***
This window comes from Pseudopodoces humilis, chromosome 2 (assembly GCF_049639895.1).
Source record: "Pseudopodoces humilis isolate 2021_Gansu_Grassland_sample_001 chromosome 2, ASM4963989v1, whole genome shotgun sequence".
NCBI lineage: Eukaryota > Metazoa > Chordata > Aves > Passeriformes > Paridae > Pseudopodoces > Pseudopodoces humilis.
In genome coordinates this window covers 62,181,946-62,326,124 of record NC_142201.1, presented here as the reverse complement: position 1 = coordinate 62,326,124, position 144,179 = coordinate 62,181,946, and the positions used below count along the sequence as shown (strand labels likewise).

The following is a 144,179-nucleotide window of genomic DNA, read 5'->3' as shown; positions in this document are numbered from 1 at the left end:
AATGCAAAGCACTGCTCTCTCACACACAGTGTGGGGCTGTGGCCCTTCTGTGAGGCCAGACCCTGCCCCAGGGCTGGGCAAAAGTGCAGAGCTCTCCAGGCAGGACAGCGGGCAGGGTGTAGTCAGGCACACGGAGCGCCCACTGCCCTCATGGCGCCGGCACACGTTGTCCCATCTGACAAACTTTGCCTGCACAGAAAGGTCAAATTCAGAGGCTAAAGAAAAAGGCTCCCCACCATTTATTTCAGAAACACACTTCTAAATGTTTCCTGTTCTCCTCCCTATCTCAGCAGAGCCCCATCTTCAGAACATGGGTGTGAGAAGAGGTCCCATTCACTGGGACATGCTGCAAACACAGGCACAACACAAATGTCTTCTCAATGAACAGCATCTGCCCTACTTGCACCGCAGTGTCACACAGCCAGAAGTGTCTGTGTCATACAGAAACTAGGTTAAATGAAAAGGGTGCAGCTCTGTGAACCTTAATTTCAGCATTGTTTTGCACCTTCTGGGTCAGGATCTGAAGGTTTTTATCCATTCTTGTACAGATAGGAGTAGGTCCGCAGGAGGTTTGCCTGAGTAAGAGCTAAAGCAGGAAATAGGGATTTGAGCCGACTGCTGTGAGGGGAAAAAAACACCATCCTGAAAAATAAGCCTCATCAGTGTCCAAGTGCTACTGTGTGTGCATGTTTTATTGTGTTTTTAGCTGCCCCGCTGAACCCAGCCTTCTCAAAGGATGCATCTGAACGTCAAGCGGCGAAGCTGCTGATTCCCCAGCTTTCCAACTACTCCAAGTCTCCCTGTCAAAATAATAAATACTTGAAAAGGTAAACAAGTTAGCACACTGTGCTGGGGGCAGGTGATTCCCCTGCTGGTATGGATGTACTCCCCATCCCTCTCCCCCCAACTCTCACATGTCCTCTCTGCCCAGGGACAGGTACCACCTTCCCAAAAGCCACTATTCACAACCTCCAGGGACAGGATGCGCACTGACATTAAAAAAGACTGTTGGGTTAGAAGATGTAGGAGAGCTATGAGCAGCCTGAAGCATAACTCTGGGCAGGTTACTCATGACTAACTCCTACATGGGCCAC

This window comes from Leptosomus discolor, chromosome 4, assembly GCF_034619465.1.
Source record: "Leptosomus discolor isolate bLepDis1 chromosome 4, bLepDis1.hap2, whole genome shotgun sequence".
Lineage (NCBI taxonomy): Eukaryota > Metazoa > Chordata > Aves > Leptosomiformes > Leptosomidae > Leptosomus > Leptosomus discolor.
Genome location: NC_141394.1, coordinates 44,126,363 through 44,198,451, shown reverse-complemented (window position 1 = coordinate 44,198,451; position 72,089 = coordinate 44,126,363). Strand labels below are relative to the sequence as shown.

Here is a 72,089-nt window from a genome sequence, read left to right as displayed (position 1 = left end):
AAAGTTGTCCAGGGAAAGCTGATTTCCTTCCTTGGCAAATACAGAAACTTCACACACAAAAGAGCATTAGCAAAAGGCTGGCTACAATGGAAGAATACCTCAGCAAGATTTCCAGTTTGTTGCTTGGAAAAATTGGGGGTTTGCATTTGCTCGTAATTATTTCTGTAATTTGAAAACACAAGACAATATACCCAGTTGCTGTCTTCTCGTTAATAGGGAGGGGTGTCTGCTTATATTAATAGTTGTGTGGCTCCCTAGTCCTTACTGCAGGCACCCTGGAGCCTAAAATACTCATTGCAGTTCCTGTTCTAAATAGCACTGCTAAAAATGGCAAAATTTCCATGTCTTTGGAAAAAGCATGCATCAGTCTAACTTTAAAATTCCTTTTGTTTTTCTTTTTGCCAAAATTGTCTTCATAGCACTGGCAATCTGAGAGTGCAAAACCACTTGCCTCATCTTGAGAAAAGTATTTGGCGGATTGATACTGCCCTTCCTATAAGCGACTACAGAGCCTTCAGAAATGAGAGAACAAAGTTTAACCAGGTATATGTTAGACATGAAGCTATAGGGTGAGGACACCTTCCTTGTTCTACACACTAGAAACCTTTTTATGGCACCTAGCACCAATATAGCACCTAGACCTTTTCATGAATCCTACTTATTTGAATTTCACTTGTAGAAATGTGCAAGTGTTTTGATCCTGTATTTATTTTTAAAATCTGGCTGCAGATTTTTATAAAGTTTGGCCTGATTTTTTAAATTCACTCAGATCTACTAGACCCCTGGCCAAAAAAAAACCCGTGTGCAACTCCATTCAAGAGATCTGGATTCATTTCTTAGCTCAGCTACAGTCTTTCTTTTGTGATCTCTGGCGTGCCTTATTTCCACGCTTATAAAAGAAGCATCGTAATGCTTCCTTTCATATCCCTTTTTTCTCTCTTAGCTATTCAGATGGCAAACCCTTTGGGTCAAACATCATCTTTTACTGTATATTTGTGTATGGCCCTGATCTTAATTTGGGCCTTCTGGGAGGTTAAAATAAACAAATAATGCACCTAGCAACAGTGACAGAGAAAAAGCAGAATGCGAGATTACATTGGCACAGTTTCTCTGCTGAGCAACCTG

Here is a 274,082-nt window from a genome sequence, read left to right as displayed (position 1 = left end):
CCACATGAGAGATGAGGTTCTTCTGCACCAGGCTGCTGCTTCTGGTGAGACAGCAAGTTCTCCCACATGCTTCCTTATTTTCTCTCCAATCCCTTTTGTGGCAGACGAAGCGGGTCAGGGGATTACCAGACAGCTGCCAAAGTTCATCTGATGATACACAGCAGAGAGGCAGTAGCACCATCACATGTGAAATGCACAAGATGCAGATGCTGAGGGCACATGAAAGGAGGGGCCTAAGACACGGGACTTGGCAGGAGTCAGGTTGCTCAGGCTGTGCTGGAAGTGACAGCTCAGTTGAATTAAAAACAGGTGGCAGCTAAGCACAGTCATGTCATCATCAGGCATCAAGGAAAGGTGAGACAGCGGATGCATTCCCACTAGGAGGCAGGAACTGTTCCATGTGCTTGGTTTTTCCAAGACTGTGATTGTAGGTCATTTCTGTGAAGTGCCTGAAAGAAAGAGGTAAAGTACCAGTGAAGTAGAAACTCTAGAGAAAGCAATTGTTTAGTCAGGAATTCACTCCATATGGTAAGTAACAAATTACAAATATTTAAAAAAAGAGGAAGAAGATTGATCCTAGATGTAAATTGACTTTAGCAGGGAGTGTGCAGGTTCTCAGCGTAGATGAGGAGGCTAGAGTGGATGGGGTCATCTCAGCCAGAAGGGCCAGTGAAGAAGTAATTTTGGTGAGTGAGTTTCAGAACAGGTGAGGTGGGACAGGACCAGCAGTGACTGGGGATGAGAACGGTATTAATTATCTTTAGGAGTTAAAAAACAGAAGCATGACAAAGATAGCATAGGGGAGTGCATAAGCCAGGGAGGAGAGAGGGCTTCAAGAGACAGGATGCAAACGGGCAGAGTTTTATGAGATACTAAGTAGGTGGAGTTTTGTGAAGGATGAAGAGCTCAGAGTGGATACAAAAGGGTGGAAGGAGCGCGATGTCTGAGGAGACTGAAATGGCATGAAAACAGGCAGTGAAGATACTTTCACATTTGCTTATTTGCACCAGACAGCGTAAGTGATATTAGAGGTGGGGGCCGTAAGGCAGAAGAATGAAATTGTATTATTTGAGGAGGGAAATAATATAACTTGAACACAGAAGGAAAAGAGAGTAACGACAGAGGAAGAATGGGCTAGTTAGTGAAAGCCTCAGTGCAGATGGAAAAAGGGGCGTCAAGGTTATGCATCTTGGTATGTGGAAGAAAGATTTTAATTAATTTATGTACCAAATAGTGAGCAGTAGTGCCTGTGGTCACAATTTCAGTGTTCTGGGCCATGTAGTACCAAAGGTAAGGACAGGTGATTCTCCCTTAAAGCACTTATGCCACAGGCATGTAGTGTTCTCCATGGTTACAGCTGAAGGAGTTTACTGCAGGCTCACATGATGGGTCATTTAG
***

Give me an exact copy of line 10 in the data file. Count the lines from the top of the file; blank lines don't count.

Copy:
Genome location: NC_141394.1, coordinates 44,126,363 through 44,198,451, shown reverse-complemented (window position 1 = coordinate 44,198,451; position 72,089 = coordinate 44,126,363). Strand labels below are relative to the sequence as shown.